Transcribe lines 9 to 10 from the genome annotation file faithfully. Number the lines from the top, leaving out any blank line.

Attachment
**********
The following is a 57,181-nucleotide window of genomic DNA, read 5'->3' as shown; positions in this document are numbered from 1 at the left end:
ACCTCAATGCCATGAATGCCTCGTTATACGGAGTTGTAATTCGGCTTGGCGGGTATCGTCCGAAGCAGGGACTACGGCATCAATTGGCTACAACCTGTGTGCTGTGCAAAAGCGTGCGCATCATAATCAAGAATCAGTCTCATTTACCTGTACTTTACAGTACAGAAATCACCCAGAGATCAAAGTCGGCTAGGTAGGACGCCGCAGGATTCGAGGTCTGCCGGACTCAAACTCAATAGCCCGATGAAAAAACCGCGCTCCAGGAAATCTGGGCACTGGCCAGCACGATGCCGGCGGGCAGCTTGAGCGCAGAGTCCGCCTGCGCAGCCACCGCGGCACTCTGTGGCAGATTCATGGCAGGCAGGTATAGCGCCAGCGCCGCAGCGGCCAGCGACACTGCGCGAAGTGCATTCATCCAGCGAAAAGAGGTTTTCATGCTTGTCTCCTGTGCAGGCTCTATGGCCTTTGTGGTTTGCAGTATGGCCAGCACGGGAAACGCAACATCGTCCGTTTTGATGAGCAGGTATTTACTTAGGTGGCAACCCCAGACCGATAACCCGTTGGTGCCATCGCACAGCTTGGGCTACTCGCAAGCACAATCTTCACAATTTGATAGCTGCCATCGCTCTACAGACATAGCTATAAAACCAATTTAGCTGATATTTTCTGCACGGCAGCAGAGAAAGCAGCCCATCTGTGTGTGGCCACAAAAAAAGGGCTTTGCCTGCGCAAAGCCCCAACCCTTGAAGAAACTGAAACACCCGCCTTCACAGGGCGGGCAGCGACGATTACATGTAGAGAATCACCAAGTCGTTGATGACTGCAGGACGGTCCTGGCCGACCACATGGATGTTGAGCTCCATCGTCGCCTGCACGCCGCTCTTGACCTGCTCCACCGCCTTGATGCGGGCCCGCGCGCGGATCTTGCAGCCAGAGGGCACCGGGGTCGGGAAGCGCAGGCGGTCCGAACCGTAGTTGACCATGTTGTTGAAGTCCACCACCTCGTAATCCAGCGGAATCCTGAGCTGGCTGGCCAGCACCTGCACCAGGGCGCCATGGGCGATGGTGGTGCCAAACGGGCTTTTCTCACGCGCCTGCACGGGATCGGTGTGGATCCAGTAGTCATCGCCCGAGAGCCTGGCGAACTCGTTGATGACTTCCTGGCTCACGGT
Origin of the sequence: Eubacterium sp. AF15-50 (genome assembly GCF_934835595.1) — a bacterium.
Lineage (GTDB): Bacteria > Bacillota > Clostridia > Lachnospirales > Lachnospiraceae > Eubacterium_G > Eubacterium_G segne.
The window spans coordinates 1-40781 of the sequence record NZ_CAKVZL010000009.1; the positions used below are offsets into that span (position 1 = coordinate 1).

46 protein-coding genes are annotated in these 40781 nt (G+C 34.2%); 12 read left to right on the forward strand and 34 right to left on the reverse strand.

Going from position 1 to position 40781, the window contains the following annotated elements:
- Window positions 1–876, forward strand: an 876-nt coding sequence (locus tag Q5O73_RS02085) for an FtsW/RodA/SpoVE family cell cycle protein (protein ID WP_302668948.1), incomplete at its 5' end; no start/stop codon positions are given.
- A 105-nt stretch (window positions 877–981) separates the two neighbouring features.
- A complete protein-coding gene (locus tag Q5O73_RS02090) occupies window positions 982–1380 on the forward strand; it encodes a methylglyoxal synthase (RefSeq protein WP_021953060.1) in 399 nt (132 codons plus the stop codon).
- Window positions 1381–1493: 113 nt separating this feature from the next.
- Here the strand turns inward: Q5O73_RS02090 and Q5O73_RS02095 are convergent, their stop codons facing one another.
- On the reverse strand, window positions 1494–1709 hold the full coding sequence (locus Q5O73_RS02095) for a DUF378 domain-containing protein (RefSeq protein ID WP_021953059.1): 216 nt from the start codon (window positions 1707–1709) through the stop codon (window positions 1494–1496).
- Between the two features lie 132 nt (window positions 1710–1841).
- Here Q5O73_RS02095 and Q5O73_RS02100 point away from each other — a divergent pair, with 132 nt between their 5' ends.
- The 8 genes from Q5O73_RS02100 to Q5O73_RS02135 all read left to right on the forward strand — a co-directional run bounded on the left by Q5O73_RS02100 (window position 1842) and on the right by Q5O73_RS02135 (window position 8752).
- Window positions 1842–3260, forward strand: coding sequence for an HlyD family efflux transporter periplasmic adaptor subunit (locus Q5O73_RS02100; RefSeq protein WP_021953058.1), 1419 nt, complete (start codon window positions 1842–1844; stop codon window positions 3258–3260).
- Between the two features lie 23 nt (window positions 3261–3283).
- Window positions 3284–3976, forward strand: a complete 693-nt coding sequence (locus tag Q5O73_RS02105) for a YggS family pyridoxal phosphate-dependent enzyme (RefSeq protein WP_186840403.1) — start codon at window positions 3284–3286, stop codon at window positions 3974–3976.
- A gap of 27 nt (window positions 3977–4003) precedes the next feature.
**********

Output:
- A 105-nt stretch (window positions 877–981) separates the two neighbouring features.
- A complete protein-coding gene (locus tag Q5O73_RS02090) occupies window positions 982–1380 on the forward strand; it encodes a methylglyoxal synthase (RefSeq protein WP_021953060.1) in 399 nt (132 codons plus the stop codon).